The old lady saved her by her compassion and presence of mind.

Naomi was so troubled and looked so pale that the master was concerned that she was ill and his son might catch something. They therefore sent her to the clinic:

The waiting room was full and I was rigid with fear that someone would recognise the doctor’s eldest daughter. I hid behind a newspaper. This brought its own terror, with the news of the hunt for Jews. It described the heavy penalties for people who hid Jews or tried to help them in any way. It had news of the capture and execution of fugitive Jews …

Just then the surgery door opened and I was the next patient. I looked at the doctor and we recognised each other instantly. He was one of my father’s colleagues. ‘My name is Maria Falus’, I said quickly.

He shut the door and both the nurse and he were silent. I knew what went through his mind. Could he risk not reporting me to the police? Would the nurse
give him away, or blackmail him later? I saw them exchange a long glance, while I held my breath in terror.

Then a nod signalled agreement between them. My luck had held. They were not going to give me away. He took my hand ostensibly to feel my pulse, but I knew he wanted to reassure me and to wish me well. I relaxed and smiled gratefully as I took my prescription from him. He too was to give me strength in the dark days to come, when I recalled his kindness and courage.

But Naomi became scared and abandoned her job to return home. Now Hungary was occupied life became difficult for all Jews. Her sister noted that she was the one who made the yellow stars all Jews were forced to wear and stitched them onto their clothes. ‘It had to be a certain kind of yellow, described as canary yellow. Ex-school friends made remarks on the street on meeting us with our yellow star. Life was becoming more and more unpleasant.’

Their father was taken away to provide medical service and the women were sent to the Ghetto in Hajdudorog. Their father and the only boy Imre ended up in Mauthausen camp, but, miraculously, the family of five all
the Holocaust and in 1951 were all together again safely in Israel, although Naomi had married in 1948. She now lives in North London. None of this would have happened if the registrar’s clerk, János Tóth, and the doctor had not protected Naomi in war-torn Hungary out of loyalty to her father. As Mr and Mrs Bela Grunfeld declared, János Tóth continued to be a true friend of the Jews:

We have known János Tóth since his youth; he was well known in our township for his liberal attitude. In the 1940s he was a civil servant working for the district council. During that time, which corresponded with the years of persecution of Jews, all his actions were directed at supporting and assisting the victims of fascism. During those difficult times, he was the only source of news for us, especially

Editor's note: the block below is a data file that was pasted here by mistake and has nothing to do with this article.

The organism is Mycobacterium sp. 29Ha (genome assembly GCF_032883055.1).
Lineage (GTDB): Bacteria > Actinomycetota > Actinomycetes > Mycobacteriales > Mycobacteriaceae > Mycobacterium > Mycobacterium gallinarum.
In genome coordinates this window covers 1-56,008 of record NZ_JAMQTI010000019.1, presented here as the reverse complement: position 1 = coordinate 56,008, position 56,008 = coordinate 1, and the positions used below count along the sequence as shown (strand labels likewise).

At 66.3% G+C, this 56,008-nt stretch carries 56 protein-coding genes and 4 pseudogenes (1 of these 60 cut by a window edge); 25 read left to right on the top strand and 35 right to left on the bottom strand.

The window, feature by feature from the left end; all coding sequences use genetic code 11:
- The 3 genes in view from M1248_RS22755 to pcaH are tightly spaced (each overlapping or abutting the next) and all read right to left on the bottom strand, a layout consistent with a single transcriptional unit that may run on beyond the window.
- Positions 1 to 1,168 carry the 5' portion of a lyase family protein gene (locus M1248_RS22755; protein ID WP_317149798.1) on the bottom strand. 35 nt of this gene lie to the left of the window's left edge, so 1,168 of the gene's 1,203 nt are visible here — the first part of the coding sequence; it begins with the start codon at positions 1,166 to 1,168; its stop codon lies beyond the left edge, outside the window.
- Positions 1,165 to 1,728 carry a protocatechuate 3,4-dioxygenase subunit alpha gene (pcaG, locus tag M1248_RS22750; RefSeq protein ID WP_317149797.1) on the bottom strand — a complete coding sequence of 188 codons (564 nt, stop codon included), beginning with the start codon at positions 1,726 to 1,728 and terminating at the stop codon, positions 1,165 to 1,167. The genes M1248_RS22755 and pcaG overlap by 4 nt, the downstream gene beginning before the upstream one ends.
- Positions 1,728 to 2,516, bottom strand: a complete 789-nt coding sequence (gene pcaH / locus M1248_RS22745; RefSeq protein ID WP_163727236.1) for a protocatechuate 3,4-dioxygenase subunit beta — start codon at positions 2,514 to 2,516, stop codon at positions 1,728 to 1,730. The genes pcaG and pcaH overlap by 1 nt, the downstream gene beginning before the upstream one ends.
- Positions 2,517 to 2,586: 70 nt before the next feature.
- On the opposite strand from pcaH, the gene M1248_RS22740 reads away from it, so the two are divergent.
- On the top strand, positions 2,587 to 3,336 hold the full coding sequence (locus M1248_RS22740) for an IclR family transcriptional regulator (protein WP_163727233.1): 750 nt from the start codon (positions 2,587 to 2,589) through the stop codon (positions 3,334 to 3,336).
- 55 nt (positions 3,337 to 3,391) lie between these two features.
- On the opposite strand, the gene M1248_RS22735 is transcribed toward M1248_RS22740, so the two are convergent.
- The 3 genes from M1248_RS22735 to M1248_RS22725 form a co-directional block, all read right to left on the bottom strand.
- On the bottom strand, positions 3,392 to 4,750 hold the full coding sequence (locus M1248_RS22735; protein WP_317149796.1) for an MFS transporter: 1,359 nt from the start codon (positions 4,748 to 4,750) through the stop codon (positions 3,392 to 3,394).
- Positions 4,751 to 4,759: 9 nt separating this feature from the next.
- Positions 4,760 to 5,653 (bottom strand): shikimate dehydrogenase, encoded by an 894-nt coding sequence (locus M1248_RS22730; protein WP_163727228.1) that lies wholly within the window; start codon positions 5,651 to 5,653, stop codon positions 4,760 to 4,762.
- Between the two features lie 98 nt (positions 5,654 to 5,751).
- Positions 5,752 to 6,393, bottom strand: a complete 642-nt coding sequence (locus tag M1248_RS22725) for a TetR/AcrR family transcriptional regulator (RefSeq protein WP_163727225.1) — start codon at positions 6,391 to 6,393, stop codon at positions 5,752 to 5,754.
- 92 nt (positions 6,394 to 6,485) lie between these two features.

political developments.

He later proved to be a real hero by personally saving a Jew from being thrown off a train by a group of Hungarian soldiers:

In this regard we can attest to the following: On a particular day in the summer of 1944, my brother-in-law/brother Arnold Weinstock was returning by train from Debrecen to Hajdudorog. A number of soldiers in the carriage started screaming at him, ‘Don’t you know, you stinking Jew, that you are not allowed to travel’, they then grabbed him and wanted to throw him off the speeding train. Mr Tóth, having
these events, stood across the door and managed to calm the raving soldiers
somewhat – it was due to his decisive intervention that my brother(-in-law) was not thrown from the train. This incident was related to us by my brother/brother-in-law. He subsequently perished in a concentration camp.

János Tóth himself added to the tale by describing the situation after this
and, incidentally, showing how spontaneous his actions had been:

Following the events described, a man, a civilian, screamed at me in outrage from the far corner of the carriage: ‘Your Lordship will pay for this!’ I recognised the man as György Molnár, innkeeper, and one of the leaders of the local Arrow Cross [Hungarian Nazi Party]. It was only then that I realised that my action was likely to have dangerous consequences.

János Tóth managed to get protection by asking the local medical officer, Dr Imre Olah, who was responsible for the health control of local inns, to help:

When the innkeeper returned home, he found the doctor at his premises, for the purpose of an official health inspection. The doctor informed Molnár, that if he discussed the events on the train with anyone, or if any harm were to befall my person, the inn will be closed down on health grounds. I was very much afraid, that Molnár would talk of my act to the Nazis and soldiers who regularly drank at his inn, which would undoubtedly have resulted in me and my family being deported.